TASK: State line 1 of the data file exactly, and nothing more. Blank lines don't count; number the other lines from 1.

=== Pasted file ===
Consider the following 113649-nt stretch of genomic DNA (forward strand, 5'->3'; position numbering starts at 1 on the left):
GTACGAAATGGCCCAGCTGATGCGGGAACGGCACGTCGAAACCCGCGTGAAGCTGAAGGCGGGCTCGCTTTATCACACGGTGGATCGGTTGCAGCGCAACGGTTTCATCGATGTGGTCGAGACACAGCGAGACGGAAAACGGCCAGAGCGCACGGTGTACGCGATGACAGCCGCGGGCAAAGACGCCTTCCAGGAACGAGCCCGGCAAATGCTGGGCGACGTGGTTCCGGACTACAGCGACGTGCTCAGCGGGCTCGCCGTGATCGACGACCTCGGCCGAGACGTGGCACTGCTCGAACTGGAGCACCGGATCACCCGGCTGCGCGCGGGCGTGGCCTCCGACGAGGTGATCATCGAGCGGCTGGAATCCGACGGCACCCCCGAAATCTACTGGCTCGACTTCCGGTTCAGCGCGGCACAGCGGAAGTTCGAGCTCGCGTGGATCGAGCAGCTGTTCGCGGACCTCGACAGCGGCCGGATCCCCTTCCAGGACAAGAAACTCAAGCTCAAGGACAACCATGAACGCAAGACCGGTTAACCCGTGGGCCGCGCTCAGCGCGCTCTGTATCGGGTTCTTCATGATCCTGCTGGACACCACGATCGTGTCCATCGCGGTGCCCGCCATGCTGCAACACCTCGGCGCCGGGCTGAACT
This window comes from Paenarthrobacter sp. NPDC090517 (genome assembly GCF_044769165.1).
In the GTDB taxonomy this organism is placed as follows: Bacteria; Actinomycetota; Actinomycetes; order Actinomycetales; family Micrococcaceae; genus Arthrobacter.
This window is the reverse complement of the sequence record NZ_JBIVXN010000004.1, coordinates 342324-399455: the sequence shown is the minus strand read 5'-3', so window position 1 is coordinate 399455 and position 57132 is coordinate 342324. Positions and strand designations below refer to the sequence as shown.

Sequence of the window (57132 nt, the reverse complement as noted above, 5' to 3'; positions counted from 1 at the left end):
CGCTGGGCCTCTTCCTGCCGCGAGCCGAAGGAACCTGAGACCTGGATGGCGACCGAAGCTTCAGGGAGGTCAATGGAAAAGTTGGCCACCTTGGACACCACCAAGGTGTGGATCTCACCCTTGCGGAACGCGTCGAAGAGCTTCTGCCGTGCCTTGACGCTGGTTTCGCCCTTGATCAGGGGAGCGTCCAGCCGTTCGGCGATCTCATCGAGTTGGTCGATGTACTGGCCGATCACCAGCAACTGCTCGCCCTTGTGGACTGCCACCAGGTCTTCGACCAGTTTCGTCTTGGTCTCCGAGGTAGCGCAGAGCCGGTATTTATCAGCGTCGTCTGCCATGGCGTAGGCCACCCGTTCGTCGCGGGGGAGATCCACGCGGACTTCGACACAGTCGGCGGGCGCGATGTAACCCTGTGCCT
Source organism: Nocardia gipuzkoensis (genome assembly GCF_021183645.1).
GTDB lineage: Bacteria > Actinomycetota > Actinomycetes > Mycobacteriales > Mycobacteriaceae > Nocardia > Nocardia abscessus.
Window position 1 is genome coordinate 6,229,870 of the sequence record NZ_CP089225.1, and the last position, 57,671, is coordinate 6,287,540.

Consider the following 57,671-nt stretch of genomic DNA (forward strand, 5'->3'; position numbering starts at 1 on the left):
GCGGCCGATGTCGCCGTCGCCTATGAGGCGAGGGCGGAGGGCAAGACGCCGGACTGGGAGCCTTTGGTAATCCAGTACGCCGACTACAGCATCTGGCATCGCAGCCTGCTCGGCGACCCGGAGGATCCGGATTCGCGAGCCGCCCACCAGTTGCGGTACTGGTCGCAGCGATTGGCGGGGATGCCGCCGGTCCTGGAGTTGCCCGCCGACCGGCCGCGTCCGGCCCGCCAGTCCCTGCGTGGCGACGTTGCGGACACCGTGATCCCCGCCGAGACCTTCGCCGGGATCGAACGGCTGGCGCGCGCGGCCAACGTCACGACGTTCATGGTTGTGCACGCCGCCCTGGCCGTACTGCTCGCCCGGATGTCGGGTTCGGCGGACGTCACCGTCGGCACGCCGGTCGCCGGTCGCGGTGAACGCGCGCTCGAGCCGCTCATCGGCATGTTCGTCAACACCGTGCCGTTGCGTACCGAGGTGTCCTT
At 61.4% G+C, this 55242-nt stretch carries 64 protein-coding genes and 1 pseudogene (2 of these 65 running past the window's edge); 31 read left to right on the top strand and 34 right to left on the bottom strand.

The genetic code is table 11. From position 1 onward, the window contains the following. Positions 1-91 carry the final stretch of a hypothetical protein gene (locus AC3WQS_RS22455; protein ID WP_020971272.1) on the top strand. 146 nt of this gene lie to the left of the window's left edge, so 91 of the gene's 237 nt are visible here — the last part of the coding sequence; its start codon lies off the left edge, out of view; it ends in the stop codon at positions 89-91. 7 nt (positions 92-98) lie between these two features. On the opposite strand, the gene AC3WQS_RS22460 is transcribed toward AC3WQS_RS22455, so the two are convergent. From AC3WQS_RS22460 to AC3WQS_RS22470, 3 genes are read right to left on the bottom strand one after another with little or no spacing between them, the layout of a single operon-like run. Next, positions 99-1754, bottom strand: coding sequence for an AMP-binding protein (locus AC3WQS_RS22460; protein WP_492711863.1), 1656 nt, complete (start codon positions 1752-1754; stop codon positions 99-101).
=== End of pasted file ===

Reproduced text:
Consider the following 113649-nt stretch of genomic DNA (forward strand, 5'->3'; position numbering starts at 1 on the left):